To the extent that “the history of technology” exists in Japan and East Asia as a discipline, literature, or coherent collection of problems or approaches, it does so in an often limnal form. “The history of science” is also a relatively small discipline in this part of the world (as elsewhere), but is more clearly locatable and demarcated in the form of groups and individuals whose identity is bound up with that project.1 In a 1990 survey, Mats Fridlund found that there were about 950 persons in the various Japanese organizations of the history of science and technology, but that only about 10% of them were dealing with technology as opposed to science. At that time, there were four professorships in the history of technology in Japan, although most of these were qualified by reference to other sub-fields, such as economics and industrial psychology. “The general climate of the history of technology is quite cold” one Japanese professor told Fridlund, but was in “the fermentation stage” (Fridlund 1993).2 This is not fundamentally different than the situation today, almost 20 years later, at least as regards formal institutionalization.

1

The History of Science Society of Japan was established as early as 1941, and its flagship journal Historia Scientiarum began publishing (under an earlier name) in 1962.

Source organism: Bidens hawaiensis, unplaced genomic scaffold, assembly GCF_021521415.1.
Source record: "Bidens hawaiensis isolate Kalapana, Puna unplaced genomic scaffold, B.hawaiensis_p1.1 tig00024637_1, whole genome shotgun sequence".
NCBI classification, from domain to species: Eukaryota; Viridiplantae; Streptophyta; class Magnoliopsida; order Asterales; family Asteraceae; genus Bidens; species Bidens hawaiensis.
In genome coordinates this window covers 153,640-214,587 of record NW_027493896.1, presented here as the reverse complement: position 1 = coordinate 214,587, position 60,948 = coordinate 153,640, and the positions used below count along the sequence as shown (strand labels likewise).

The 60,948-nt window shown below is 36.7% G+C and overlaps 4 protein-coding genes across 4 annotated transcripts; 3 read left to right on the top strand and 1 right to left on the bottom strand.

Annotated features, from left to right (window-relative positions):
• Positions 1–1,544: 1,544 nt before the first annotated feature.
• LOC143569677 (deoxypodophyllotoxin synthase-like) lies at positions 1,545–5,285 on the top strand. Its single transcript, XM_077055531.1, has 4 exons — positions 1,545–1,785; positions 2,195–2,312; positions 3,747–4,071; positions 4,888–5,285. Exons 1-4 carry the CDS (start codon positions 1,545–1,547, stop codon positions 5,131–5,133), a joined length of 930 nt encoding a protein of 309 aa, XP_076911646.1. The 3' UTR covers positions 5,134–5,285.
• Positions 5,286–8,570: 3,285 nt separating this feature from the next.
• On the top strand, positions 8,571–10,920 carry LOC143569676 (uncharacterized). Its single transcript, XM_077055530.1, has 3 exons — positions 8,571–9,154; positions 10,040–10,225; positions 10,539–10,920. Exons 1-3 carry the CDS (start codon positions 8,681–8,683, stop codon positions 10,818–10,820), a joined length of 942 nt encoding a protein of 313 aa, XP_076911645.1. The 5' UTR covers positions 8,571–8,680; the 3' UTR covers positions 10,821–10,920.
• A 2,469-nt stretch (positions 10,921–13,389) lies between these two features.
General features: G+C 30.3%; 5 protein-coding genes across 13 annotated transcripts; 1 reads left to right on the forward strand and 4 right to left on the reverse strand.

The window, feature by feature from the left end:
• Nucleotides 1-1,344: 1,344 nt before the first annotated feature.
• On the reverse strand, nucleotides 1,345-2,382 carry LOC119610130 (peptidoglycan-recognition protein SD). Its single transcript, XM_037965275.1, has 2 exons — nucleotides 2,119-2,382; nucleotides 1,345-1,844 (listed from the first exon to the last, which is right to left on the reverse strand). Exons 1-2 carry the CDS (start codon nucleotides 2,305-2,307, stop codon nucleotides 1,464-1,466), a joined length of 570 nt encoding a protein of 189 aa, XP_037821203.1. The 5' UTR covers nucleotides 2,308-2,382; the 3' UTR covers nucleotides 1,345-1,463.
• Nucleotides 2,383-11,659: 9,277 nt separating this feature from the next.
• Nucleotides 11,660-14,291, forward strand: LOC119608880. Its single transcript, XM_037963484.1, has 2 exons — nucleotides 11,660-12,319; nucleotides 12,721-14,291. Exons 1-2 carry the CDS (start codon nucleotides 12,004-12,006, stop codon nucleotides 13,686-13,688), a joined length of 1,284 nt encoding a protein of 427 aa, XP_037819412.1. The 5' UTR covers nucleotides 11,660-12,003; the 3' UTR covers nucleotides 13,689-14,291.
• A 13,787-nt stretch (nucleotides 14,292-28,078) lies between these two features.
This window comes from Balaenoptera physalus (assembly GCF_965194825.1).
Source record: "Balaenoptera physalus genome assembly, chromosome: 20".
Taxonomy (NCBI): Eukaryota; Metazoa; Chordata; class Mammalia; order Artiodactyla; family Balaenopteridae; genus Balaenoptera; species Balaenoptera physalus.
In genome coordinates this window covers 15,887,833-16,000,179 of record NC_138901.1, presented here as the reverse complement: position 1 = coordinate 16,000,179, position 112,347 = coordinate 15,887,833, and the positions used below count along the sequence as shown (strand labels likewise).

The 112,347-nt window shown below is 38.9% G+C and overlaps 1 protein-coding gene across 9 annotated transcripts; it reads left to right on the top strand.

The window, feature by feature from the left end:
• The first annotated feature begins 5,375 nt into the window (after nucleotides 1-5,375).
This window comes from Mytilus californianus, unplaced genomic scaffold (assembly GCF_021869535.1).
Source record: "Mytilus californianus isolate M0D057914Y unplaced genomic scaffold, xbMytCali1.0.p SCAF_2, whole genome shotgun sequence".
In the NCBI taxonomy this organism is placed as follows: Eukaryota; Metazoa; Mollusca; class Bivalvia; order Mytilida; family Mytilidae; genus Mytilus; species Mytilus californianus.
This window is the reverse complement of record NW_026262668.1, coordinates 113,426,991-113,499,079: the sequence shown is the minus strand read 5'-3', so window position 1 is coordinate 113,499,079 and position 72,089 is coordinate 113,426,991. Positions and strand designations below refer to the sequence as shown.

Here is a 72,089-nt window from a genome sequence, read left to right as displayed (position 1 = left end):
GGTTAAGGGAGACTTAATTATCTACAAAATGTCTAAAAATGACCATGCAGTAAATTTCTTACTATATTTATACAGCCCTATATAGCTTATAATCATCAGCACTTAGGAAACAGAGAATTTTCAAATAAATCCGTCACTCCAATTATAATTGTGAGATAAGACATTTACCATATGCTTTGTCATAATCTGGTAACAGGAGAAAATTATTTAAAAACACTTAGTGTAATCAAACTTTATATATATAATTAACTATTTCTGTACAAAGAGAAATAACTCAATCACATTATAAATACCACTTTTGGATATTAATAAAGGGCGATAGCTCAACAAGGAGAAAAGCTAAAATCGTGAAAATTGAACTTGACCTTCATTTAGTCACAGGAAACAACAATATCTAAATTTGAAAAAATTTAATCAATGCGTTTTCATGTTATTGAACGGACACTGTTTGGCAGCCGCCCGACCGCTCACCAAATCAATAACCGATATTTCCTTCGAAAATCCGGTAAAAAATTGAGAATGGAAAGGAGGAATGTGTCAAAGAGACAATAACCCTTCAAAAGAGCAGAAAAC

2

Fridlund found that the category itself was elusive. One course in Chuo University called “The History of Science” was, despite its name, almost entirely about technology. Two “pure” graduate programs in the field existed, at Osaka City University and Tokyo Institute of Technology. The latter was the largest such program in Japan, located in the Dept. of Social Engineering. The Graduate Program in History and Philosophy of Science at Tokyo University also trained students in the history of technology. These programs continue today.

This is an odd situation on the face of it, given that countless people on every continent identify Japan and East Asia with “technology” and would think that questions such as “how did East Asia become so entranced with both the production and consumption of advanced technology?” would be a primary focus of academic inquiry here. Of course some very established disciplines purport to answer this and related question using statistics, models, empirical data about production, and the most advanced political, economic, and social theories. But the “technology” remains a black box in most such accounts, not humming, lighting up, breaking down, or taking inordinate amounts of daily time and creative energy. It “develops,” but often according to an evolutionary model which has little connection to lived reality, nor is particularly explanatory in the end.